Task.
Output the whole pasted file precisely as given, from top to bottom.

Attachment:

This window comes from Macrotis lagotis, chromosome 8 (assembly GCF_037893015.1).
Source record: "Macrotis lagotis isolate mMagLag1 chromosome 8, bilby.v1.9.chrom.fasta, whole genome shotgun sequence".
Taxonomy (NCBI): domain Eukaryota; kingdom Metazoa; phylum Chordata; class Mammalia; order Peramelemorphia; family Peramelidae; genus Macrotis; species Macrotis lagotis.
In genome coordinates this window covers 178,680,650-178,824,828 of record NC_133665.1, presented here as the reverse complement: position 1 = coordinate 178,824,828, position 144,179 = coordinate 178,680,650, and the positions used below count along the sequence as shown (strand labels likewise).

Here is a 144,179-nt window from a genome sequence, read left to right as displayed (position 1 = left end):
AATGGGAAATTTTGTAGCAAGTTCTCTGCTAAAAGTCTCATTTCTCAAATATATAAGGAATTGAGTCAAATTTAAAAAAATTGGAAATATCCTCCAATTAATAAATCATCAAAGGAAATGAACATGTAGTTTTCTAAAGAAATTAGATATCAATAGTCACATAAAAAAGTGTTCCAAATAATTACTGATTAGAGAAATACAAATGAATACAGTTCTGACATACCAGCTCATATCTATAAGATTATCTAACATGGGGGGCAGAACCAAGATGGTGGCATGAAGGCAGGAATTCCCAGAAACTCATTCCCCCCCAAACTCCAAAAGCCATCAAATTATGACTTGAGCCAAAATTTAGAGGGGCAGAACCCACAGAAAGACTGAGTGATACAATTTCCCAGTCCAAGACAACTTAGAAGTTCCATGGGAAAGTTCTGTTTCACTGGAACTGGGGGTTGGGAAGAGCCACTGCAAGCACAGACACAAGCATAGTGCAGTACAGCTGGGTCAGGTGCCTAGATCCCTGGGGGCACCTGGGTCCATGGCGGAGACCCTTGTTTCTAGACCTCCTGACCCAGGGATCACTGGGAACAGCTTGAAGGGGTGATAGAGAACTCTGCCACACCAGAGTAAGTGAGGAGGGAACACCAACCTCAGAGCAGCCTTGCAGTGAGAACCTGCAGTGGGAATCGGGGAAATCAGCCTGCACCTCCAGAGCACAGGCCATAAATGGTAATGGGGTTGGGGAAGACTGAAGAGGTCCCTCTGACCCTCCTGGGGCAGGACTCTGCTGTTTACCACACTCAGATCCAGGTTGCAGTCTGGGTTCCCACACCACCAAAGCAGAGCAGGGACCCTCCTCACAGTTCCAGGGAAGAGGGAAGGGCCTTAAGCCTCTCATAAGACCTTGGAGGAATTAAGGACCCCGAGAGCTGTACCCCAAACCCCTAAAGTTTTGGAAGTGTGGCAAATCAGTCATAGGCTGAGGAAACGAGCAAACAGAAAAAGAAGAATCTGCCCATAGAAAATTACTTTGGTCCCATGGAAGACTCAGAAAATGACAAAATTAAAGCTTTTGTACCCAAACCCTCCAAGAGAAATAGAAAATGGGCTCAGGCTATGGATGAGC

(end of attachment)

This window comes from Macrotis lagotis, chromosome 8 (assembly GCF_037893015.1).
Source record: "Macrotis lagotis isolate mMagLag1 chromosome 8, bilby.v1.9.chrom.fasta, whole genome shotgun sequence".
Taxonomy (NCBI): domain Eukaryota; kingdom Metazoa; phylum Chordata; class Mammalia; order Peramelemorphia; family Peramelidae; genus Macrotis; species Macrotis lagotis.
In genome coordinates this window covers 178,680,650-178,824,828 of record NC_133665.1, presented here as the reverse complement: position 1 = coordinate 178,824,828, position 144,179 = coordinate 178,680,650, and the positions used below count along the sequence as shown (strand labels likewise).

Here is a 144,179-nt window from a genome sequence, read left to right as displayed (position 1 = left end):
AATGGGAAATTTTGTAGCAAGTTCTCTGCTAAAAGTCTCATTTCTCAAATATATAAGGAATTGAGTCAAATTTAAAAAAATTGGAAATATCCTCCAATTAATAAATCATCAAAGGAAATGAACATGTAGTTTTCTAAAGAAATTAGATATCAATAGTCACATAAAAAAGTGTTCCAAATAATTACTGATTAGAGAAATACAAATGAATACAGTTCTGACATACCAGCTCATATCTATAAGATTATCTAACATGGGGGGCAGAACCAAGATGGTGGCATGAAGGCAGGAATTCCCAGAAACTCATTCCCCCCCAAACTCCAAAAGCCATCAAATTATGACTTGAGCCAAAATTTAGAGGGGCAGAACCCACAGAAAGACTGAGTGATACAATTTCCCAGTCCAAGACAACTTAGAAGTTCCATGGGAAAGTTCTGTTTCACTGGAACTGGGGGTTGGGAAGAGCCACTGCAAGCACAGACACAAGCATAGTGCAGTACAGCTGGGTCAGGTGCCTAGATCCCTGGGGGCACCTGGGTCCATGGCGGAGACCCTTGTTTCTAGACCTCCTGACCCAGGGATCACTGGGAACAGCTTGAAGGGGTGATAGAGAACTCTGCCACACCAGAGTAAGTGAGGAGGGAACACCAACCTCAGAGCAGCCTTGCAGTGAGAACCTGCAGTGGGAATCGGGGAAATCAGCCTGCACCTCCAGAGCACAGGCCATAAATGGTAATGGGGTTGGGGAAGACTGAAGAGGTCCCTCTGACCCTCCTGGGGCAGGACTCTGCTGTTTACCACACTCAGATCCAGGTTGCAGTCTGGGTTCCCACACCACCAAAGCAGAGCAGGGACCCTCCTCACAGTTCCAGGGAAGAGGGAAGGGCCTTAAGCCTCTCATAAGACCTTGGAGGAATTAAGGACCCCGAGAGCTGTACCCCAAACCCCTAAAGTTTTGGAAGTGTGGCAAATCAGTCATAGGCTGAGGAAACGAGCAAACAGAAAAAGAAGAATCTGCCCATAGAAAATTACTTTGGTCCCATGGAAGACTCAGAAAATGACAAAATTAAAGCTTTTGTACCCAAACCCTCCAAGAGAAATAGAAAATGGGCTCAGGCTATGGATGAGC